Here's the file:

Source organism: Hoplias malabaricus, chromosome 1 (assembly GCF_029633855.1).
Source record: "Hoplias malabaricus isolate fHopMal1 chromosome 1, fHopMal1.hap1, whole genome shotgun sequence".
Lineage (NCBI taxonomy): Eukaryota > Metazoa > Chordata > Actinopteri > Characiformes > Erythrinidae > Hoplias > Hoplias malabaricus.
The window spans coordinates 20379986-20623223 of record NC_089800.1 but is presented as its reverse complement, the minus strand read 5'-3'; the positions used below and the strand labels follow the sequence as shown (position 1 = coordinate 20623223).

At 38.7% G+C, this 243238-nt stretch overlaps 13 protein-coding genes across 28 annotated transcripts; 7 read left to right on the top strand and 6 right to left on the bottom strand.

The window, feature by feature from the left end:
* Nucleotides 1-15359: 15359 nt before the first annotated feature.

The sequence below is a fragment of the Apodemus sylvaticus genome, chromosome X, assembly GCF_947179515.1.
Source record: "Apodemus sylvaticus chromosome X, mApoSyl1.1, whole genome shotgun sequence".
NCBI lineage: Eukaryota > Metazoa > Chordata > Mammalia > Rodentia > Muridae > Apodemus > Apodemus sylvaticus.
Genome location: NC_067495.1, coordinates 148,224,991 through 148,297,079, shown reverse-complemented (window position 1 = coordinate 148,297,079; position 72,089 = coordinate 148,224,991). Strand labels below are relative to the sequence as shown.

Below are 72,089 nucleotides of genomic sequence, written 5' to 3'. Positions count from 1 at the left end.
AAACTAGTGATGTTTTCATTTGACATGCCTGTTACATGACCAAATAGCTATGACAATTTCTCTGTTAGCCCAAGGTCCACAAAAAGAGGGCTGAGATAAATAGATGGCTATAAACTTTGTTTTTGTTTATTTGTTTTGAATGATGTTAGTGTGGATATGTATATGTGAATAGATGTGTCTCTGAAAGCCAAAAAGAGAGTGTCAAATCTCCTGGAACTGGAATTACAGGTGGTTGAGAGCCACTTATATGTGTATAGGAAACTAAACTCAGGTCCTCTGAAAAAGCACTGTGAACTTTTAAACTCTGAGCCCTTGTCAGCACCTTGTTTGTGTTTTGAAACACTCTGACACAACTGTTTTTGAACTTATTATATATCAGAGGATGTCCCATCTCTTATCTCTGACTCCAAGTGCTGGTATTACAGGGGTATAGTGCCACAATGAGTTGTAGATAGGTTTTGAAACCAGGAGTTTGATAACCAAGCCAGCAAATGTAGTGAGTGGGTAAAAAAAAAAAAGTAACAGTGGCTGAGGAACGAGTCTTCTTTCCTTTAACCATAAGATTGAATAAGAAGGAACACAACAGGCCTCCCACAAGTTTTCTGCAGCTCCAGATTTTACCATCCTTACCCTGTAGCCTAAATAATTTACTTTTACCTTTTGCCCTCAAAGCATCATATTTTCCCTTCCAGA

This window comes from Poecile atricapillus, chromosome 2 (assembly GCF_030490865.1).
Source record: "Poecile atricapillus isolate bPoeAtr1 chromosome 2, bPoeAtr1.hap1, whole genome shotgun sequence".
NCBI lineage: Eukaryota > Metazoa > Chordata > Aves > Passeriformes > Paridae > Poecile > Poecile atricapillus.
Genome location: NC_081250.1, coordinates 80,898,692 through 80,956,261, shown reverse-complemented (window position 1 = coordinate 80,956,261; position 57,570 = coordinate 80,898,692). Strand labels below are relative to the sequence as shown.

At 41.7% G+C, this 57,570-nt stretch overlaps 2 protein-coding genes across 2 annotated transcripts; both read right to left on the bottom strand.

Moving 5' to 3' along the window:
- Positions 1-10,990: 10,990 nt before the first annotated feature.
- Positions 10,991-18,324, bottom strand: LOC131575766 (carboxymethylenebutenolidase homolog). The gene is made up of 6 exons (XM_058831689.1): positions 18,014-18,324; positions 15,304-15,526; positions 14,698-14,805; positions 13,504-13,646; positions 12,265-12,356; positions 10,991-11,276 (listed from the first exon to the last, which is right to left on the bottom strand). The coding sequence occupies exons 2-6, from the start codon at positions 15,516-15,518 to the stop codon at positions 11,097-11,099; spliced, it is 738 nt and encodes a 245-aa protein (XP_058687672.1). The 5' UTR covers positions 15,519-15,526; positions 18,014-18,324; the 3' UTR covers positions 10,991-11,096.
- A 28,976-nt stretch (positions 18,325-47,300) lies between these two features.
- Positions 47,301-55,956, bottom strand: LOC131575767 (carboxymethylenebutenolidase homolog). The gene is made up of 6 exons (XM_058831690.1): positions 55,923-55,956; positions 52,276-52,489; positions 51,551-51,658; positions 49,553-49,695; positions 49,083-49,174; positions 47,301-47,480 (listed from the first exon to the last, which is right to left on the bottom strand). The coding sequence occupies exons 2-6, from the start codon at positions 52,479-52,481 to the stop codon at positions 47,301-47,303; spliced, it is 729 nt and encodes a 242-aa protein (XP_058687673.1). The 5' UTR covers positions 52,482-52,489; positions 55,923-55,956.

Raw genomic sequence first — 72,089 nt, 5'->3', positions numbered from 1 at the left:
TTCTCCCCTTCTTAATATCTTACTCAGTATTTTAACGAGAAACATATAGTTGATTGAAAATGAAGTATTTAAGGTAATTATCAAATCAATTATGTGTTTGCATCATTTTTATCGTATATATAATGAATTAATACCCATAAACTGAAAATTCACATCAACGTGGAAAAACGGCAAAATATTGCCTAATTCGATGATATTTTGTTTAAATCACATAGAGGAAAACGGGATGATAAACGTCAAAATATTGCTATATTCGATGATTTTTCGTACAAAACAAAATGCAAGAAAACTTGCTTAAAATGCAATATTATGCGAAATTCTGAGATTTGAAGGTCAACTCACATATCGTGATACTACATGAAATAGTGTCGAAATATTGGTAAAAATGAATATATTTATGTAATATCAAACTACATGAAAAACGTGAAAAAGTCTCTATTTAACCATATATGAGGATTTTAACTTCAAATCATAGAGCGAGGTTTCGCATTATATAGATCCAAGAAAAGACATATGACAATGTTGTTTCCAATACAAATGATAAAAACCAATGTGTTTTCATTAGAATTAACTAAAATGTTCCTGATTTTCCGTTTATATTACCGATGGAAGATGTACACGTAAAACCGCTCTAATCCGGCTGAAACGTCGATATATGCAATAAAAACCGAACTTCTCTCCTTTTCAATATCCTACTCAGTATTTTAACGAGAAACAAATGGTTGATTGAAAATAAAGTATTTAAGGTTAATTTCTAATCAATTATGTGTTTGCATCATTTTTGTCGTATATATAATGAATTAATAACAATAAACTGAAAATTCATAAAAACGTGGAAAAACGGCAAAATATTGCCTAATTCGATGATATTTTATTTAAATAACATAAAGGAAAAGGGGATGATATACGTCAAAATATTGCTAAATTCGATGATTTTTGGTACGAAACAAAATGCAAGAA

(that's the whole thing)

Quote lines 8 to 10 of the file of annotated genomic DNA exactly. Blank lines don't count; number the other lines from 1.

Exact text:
The sequence below is a fragment of the Apodemus sylvaticus genome, chromosome X, assembly GCF_947179515.1.
Source record: "Apodemus sylvaticus chromosome X, mApoSyl1.1, whole genome shotgun sequence".
NCBI lineage: Eukaryota > Metazoa > Chordata > Mammalia > Rodentia > Muridae > Apodemus > Apodemus sylvaticus.